Gil Kerlikowske and the usual suspects over at the ONDCP have recycled their hysterical, illogical arguments in today’s L.A. Times, this time in support of the continued criminalization of marijuana.  Reefer Madness in the house, yet again.  I’ve outlined my opposition to their arguments in the past – the logical fallacies, the self-serving untruths, the ridiculous defense of the status quo, etc. – so I won’t re-hash those points.

Well, are you, punk?

I did notice something new this time, though.  Responding to the carefully-defensive wording of Prop 19, the drug warriors have come up with a new dumb argument that rivals even the dumbest of their previous arguments.  Kerlikowske is arguing that decriminalization will not only NOT free up all of those law enforcement officers currently wasting their time busting people for weed, to go after real crime, but that it will create even more drug policing work.   Less is more, apparently.  Can “up is down” be far behind?

You could say the devil is in the details (though I think he’s actually writing press releases for the ONDCP).  Regardless, here’s what Kerlikowske is talking about:

In their attempt to seem like reasonable people who don’t actually want to corrupt the youth of America, the Prop 19 backers went to great lengths to assure voters that they only want to decriminalize the evil weed for adults.  You can check out the full text for yourself here, but basically, they’re saying just what we say about cigarettes and alcohol, spelling out the punishments that would apply to adults who provide minors with weed, with the added prohibition about imbibing around minors.  Translation: No weed for kids, no getting high around kids.  Doesn’t seem so very objectionable, right?

Here’s what Kerlikowski and his writers have to say about that seemingly-reasonable proposal:

Another pro-legalization argument is that it would free up law enforcement resources to concentrate on “real” crimes…Law enforcement officers do not currently focus much effort on arresting adults whose only crime is possessing small amounts of marijuana. This proposition would burden them with new and complicated enforcement duties. The proposition would require officers to enforce laws against “ingesting or smoking marijuana while minors are present.” Would this apply in a private home? And is a minor “present” if they are 15 feet away, or 20? Perhaps California law enforcement officers will be required to carry tape measures next to their handcuffs.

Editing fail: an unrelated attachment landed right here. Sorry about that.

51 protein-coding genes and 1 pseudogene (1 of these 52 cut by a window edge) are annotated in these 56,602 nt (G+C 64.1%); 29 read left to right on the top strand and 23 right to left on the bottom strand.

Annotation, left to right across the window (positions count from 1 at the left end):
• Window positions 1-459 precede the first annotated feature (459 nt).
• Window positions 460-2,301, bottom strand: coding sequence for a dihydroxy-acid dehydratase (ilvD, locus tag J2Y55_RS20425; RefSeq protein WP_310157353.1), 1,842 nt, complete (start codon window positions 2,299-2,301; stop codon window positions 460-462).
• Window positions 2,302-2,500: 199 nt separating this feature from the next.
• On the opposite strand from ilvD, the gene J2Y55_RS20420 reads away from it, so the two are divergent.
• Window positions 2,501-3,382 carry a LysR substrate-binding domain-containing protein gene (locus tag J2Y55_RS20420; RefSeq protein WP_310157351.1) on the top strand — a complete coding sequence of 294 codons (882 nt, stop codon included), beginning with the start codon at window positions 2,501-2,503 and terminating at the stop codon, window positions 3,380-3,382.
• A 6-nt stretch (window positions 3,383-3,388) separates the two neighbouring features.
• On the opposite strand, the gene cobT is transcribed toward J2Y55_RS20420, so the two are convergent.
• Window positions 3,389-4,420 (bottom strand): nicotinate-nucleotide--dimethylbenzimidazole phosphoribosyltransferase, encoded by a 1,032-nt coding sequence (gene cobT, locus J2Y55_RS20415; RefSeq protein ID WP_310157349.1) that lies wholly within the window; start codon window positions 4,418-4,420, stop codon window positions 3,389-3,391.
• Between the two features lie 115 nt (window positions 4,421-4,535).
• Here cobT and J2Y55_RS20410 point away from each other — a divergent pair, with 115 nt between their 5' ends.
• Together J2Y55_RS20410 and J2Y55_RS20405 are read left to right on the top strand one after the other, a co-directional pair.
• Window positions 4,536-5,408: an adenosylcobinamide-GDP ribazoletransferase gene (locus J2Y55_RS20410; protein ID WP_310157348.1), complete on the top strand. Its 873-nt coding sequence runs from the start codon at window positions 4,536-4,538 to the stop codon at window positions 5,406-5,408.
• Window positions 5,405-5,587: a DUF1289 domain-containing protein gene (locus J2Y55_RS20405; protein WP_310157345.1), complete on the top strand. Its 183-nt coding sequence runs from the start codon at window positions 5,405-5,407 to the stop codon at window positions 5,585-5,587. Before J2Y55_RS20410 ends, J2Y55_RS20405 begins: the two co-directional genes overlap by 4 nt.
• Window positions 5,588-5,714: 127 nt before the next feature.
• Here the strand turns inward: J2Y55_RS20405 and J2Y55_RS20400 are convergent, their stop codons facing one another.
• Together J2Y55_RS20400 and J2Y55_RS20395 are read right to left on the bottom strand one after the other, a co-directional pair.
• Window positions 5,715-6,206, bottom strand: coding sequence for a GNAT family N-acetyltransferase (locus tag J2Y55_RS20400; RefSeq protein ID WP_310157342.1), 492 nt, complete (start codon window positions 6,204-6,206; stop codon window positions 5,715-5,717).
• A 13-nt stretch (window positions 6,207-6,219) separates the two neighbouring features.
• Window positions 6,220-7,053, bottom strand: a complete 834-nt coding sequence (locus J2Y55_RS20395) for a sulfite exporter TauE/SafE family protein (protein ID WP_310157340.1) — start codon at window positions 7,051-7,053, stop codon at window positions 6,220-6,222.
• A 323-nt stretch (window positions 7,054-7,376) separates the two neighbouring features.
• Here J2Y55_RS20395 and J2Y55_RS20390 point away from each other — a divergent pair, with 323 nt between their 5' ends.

I could point out that cops pick and choose the laws they want to enforce depending upon their mood, and if they so choose, they could enforce a whole raft of onerous, burdensome laws that would take up all kinds of time and effort.  For example, they could choose to enforce that bit about “arresting adults whose only crime is possessing small amounts of marijuana.”  But then, as Mr. Kerlikowski so disingenuously points out above, that would be a pretty ridiculous burden.  And from the sound of things, they don’t seem to have any problem ignoring that law.  After all, when the head of ONDCP tells you that cops don’t bust people for small amounts of weed, I guess you have to believe him.

Will life imitate art?

Alternatively, I could point out that Kerlikowski is basically calling all cops stupid – and not just a little stupid, either.  I dunno, but when the head of one of the largest law-enforcement agencies tells me that the po po have to use a tape measure to figure out when something is happening in the presence of another person, it makes me wonder if we should allow those guys (and gals – equal opportunity stupidity here) to carry guns.  After all, if they’re that stupid, they just might forget which end goes bang.

Really, though, it’s all the rest of us that he’s calling stupid.  Because he’s assuming we’ll believe him when he says that decriminalizing weed will force cops to bust more people, instead of less.   That’s not just a little stupid, either.


News is a drug

David Gregory must wake and bake.

In my effort to replicate the best parts of the “back-to-the-land” movement of the 70s, I’ve been trying to avoid the siren song of cheap electronics, mass-produced in China by slave labor.  I left my television back in southern California.  I gave up facebook and ipods and tivo, along with the stress those things produce.  I couldn’t give it all up, though.  I still need my pc for work, and I’m still wired.   I try to avoid using it for all the other temptations it provides, but every once in a while, the spirit gets weak.  I’ve been particularly angry about the debate over the Cordoba community center that’s been taking place lately, so I broke down and watched a couple of news shows this morning to catch up.  Now I’m coming down, and it doesn’t feel good.